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Transatlantic StudiesLatin America, Iberia, and Africa$
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Cecilia Enjuto-Rangel, Sebastiaan Faber, Pedro García-Caro, and Robert Patrick Newcomb

Print publication date: 2019

Print ISBN-13: 9781789620252

Published to Liverpool Scholarship Online: May 2020

DOI: 10.3828/liverpool/9781789620252.001.0001

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Transatlantic Film Studies in the Age of Neoliberalism: Towards a Postnational Cinema?

Transatlantic Film Studies in the Age of Neoliberalism: Towards a Postnational Cinema?

Chapter:
(p.299) Chapter Twenty-Four Transatlantic Film Studies in the Age of Neoliberalism: Towards a Postnational Cinema?
Source:
Transatlantic Studies
Author(s):

Antonio Gómez López-Quiñones

Publisher:
Liverpool University Press
DOI:10.3828/liverpool/9781789620252.003.0025

This essay argues that specialists in Transatlantic Film Studies need to contextualize their research agendas within the growing intensification of globalizing forces, above all, transnational capitalism. Within this historical context, the customary intellectual praise for aesthetic and cultural hybridity, alterity, self-dislocation and cosmopolitan deterritorialization is, at least, partially misguided. Due to the financial specificities of the film industry and its pervasive social preeminence, Transatlantic Film Studies have been a favorable academic venue to negatively evaluate the constrains, narrowness and reductive essentialism of the nation-state, as well of national communities and traditions. One should not overstate this argumentative gesture for three reasons. First, transatlantic artistic collaborations are never symmetrical and tend to be mediated by strong socio-economic and geopolitical inequalities. Second, the filmic interconnection between Spain and Latin American does not take place vis-a-vis, but under the commercial rules set by the US audiovisual mega-industry. Finally, it is a (partial) mistake to eulogize cultural miscegenation, migrancy and rhizomatic self-proliferation when many emancipatory, anti-imperialist movements have traditionally found and still find traction in autochthonous practices and habits. This is why the idea of a national cinema and specially of a national-popular cinema still deserves a careful, more dialectical attention.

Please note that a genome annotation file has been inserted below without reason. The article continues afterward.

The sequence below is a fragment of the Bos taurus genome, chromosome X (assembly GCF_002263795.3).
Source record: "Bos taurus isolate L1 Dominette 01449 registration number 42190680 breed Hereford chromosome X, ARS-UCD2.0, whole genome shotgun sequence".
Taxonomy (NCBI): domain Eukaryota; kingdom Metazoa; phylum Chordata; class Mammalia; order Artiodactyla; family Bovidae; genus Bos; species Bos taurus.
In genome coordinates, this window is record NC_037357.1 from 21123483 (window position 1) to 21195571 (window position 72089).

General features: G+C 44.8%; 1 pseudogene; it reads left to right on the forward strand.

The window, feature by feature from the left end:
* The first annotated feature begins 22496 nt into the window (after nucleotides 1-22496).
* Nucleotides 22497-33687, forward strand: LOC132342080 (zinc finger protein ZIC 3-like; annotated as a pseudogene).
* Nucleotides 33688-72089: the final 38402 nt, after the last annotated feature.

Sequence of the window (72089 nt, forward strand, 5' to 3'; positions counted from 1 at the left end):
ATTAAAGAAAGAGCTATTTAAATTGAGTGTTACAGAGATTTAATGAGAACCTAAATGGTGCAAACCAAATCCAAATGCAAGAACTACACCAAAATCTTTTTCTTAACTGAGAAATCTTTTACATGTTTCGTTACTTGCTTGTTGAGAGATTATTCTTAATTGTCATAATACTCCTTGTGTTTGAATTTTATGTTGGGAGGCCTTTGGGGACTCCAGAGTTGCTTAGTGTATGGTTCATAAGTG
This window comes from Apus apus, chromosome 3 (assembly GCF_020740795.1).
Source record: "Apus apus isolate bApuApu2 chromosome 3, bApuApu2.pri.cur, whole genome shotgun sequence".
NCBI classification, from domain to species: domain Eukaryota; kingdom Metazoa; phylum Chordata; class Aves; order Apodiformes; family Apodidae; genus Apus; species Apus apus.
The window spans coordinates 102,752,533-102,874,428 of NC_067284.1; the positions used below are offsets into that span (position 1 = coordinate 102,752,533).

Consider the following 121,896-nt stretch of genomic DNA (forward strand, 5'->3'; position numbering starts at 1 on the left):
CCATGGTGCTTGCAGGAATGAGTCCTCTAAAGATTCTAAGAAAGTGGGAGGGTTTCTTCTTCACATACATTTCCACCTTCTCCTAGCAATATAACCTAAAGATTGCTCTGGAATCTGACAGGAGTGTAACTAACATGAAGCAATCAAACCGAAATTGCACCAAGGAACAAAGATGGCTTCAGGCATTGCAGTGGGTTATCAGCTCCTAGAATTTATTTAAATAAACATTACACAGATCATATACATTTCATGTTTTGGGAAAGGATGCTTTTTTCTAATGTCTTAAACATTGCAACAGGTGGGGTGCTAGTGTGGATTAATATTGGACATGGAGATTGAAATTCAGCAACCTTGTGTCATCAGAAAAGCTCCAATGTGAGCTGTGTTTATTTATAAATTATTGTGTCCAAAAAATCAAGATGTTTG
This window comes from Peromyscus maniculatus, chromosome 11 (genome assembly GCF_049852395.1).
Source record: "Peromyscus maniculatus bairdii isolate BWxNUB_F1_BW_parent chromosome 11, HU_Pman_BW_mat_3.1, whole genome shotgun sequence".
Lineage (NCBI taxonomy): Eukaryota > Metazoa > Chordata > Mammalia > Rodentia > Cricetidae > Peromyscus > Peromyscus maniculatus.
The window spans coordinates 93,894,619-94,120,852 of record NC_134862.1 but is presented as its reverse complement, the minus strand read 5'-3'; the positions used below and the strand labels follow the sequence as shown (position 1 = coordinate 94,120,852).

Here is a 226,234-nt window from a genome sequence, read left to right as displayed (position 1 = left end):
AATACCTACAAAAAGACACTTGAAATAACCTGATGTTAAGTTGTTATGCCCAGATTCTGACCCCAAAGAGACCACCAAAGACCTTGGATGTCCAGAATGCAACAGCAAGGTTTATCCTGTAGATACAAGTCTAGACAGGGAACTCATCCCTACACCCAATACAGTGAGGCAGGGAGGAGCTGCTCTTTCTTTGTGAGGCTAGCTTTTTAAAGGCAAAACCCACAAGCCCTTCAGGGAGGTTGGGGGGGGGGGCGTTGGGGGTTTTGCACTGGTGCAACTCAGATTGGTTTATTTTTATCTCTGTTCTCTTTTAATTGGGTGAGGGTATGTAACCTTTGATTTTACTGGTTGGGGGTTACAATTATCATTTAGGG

Keywords:   Transatlantic Studies, Latin American cinema, Spanish cinema, Film industry, Transnational aesthetics, Cosmopolitan movies, Global capitalism, Nationalism, Populism, Sovereignty

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